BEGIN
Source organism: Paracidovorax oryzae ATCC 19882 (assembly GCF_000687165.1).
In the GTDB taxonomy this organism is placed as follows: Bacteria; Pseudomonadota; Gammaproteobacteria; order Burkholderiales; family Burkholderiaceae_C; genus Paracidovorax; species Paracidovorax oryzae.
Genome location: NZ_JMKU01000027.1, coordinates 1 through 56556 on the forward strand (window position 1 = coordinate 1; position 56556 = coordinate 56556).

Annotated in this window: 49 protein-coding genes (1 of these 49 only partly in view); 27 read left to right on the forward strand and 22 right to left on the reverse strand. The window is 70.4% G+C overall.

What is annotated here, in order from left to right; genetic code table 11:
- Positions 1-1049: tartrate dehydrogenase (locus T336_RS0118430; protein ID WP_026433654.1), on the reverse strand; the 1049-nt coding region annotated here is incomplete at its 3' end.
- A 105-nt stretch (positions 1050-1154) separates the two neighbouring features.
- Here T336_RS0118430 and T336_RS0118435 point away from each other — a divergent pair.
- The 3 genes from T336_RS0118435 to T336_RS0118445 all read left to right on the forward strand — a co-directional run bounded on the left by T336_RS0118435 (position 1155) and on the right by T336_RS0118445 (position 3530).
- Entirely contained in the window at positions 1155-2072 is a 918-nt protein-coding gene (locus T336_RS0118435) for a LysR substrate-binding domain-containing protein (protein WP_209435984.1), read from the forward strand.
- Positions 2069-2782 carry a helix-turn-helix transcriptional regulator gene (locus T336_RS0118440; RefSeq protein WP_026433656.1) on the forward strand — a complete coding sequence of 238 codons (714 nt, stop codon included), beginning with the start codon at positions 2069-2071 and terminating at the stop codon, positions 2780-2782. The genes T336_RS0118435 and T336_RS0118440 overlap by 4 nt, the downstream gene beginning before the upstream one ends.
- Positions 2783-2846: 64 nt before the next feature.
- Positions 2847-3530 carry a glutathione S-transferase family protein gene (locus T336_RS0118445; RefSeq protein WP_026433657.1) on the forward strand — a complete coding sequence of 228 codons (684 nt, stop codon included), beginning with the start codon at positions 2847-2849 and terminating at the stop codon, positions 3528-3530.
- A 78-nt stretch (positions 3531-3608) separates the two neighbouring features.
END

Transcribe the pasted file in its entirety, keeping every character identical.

Source organism: Paracidovorax oryzae ATCC 19882 (assembly GCF_000687165.1).
In the GTDB taxonomy this organism is placed as follows: Bacteria; Pseudomonadota; Gammaproteobacteria; order Burkholderiales; family Burkholderiaceae_C; genus Paracidovorax; species Paracidovorax oryzae.
Genome location: NZ_JMKU01000027.1, coordinates 1 through 56556 on the forward strand (window position 1 = coordinate 1; position 56556 = coordinate 56556).

Annotated in this window: 49 protein-coding genes (1 of these 49 only partly in view); 27 read left to right on the forward strand and 22 right to left on the reverse strand. The window is 70.4% G+C overall.

What is annotated here, in order from left to right; genetic code table 11:
- Positions 1-1049: tartrate dehydrogenase (locus T336_RS0118430; protein ID WP_026433654.1), on the reverse strand; the 1049-nt coding region annotated here is incomplete at its 3' end.
- A 105-nt stretch (positions 1050-1154) separates the two neighbouring features.
- Here T336_RS0118430 and T336_RS0118435 point away from each other — a divergent pair.
- The 3 genes from T336_RS0118435 to T336_RS0118445 all read left to right on the forward strand — a co-directional run bounded on the left by T336_RS0118435 (position 1155) and on the right by T336_RS0118445 (position 3530).
- Entirely contained in the window at positions 1155-2072 is a 918-nt protein-coding gene (locus T336_RS0118435) for a LysR substrate-binding domain-containing protein (protein WP_209435984.1), read from the forward strand.
- Positions 2069-2782 carry a helix-turn-helix transcriptional regulator gene (locus T336_RS0118440; RefSeq protein WP_026433656.1) on the forward strand — a complete coding sequence of 238 codons (714 nt, stop codon included), beginning with the start codon at positions 2069-2071 and terminating at the stop codon, positions 2780-2782. The genes T336_RS0118435 and T336_RS0118440 overlap by 4 nt, the downstream gene beginning before the upstream one ends.
- Positions 2783-2846: 64 nt before the next feature.
- Positions 2847-3530 carry a glutathione S-transferase family protein gene (locus T336_RS0118445; RefSeq protein WP_026433657.1) on the forward strand — a complete coding sequence of 228 codons (684 nt, stop codon included), beginning with the start codon at positions 2847-2849 and terminating at the stop codon, positions 3528-3530.
- A 78-nt stretch (positions 3531-3608) separates the two neighbouring features.